Do the benefits of HSR outweigh the cost? Naturally, beneficiary states stress improved efficiency, jobs, access to markets through improved connectivity, environmental benefits and more. But HSR projects are not immune to multiple challenges and criticisms including opaque methods used to justify the HSR project in the first place, typically overestimated demand and profitability forecasts, shortfalls in the expected environmental benefits, the failure to reach the more vulnerable segment of the population, and the blurring of the roles of the government and the private sector.

As a rule, significant risks to human rights and the environment, and persistent failure to realize assumed sustainable development benefits mar mega-infrastructure projects around the world. In the context of HSR, land acquisition and resettlement along the right of way in crowded urban spaces can prove to be the most vexing and time-consuming challenge for the host state, project proponents and affected people.

The sustainability challenge

What difference should China and Japan aim to achieve with HSR? In a nutshell, they should strive for economic, environmental, and social sustainability, underpinned by good governance, transparency and accountability. This means HSR projects should offer a complete quality package that includes both financial and non-financial risk management and the enhancement of benefits aligned with the UN Sustainable Development Goals (SDGs).

This would be a grown-up version of HSR, better attuned to the host state’s financial health as well as its sustainable development challenges and plans, including the need for other (slower) modes of public transportation to complement the HSR line. It would offer affordability, accessibility, and safety, especially for women, people with disabilities, minorities and other vulnerable persons. And it would facilitate the host state’s decision making and implementation process by engaging citizens and stakeholders.

Grasping the implications of a race that possibly benefits neither, the two rivals are beginning to explore collaboration. In 2018, for example, China and Japan joined in a bid for a US$7.04-billion high-speed rail project to link three major airports in Thailand by 2024. Meanwhile, Chinese and Japanese engineers are reported to be jointly developing the next generation of HSR technology, the Aero Train with its albatross-inspired design.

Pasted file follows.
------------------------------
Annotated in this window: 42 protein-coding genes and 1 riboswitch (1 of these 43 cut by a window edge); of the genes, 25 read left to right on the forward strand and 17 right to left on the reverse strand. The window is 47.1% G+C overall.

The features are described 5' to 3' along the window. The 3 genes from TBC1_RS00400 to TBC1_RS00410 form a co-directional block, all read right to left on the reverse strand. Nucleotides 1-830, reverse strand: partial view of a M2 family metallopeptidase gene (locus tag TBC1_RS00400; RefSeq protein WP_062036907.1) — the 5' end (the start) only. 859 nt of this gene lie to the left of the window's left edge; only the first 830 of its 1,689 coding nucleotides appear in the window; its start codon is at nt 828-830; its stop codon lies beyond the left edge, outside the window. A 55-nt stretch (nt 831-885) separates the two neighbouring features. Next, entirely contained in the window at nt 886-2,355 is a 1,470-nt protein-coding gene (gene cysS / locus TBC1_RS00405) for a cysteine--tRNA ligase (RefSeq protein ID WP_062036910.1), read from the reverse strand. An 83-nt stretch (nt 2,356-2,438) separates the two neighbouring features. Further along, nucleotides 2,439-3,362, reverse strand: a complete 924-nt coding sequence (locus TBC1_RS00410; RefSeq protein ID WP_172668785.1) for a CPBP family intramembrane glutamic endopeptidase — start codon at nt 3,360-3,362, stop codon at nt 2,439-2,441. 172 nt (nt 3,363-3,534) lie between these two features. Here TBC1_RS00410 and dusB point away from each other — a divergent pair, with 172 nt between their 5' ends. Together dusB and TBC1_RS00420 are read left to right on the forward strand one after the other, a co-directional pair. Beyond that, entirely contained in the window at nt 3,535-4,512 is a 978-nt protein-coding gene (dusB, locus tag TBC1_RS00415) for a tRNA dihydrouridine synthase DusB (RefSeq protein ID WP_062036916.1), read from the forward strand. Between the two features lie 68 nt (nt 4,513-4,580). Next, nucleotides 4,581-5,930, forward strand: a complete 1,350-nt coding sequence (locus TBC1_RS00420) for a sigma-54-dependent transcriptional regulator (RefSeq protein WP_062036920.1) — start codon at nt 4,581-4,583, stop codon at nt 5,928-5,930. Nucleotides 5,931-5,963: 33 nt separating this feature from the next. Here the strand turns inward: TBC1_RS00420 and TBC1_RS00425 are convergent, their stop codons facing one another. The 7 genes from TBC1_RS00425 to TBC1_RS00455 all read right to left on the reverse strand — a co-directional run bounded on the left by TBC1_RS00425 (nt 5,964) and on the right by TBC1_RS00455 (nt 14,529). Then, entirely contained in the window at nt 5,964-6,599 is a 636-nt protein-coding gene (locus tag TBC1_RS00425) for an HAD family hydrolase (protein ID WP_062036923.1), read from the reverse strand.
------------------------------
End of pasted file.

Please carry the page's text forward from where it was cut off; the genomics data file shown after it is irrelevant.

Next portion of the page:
The fact that, after initially being lukewarm to the G20 Principles, China agreed to back them could be a sign that the two nations are drawing closer together to share the economic and financial benefits of promoting high-quality infrastructure, such as HSR. G20 leaders are expected to endorse the principles at the Osaka G20 Summit.

A race to the top?

Can Beijing and Tokyo collaborate in sustainability standards and practices? Actually, China is already committed to greening the BRI through its Green Investment Principles, a collaboration with the City of London launched in 2018 and now with 27 signatories from financial institutions in 12 countries, including Japan. These Principles address both environmental and social sustainability. The UN and others are also backing the Belt and Road International Green Development Coalition, which aims to align the BRI with the SDGs. This initiative is scheduled to be launched this year.

These initiatives can address the environmental and social sustainability challenges of HRS, even though some believe that China may be “greenwashing” rather than greening the BRI. As for Japan, the anti-corruption, debt sustainability, transparency and economic efficiency principles in the new G20 Principles can create a useful governance framework for quality infrastructure, including HSR. A possible new lever is the explicit statement regarding social sustainability and respect for human rights as key ingredients for inclusivity in infrastructure.

These separate but potentially complementary initiatives of two rivals, one for financial institutions and the other among states, if mutually recognized, coordinated and implemented well, can create positive impact on the ground. The truth is that both Japan and China need the full spectrum of sustainability requirements to ensure that their HSR competition becomes a race to the top that yields long-term sustainable development benefits for the host country and people. Given their overlapping interests as demonstrated by their support of the G20 Principles, it is high time for the two dueling nations to join hands to show in practice what it means to deliver quality HSR that contributes to sustainable development and to achieving the SDGs.


Further Reading:

Henriquez, Blasi Luis Pérez, and Deakin, Elizabeth (eds). (2017). High-Speed Rail and Sustainability: Decision-making and the political economy of investment, Routledge.

Office of the United Nations High Commissioner for Human Rights, and Heinrich Böll Stiftung. (Forthcoming). The Other Infrastructure Gap: Sustainability – Human Rights and Environmental Perspectives, United Nations. A summary published in 2018 is available at:

Opinions expressed in articles published by AsiaGlobal Online reflect only those of the authors and do not necessarily represent the views of AsiaGlobal Online or the Asia Global Institute


Motoko Aizawa

Observatory for Sustainable Infrastructure

Motoko Aizawa is President of the Observatory for Sustainable Infrastructure. Based in Washington DC, she was a sustainability advisor at the World Bank from 2012-13. Before that, she worked for over 21 years at the International Finance Corporation (IFC), where she was the principal author of the organization’s Performance Standards and instrumental in the formation and implementation of the Equator Principles. She began her career as a project finance lawyer and later became an expert in environmental and human rights law and the non-financial aspects of due diligence.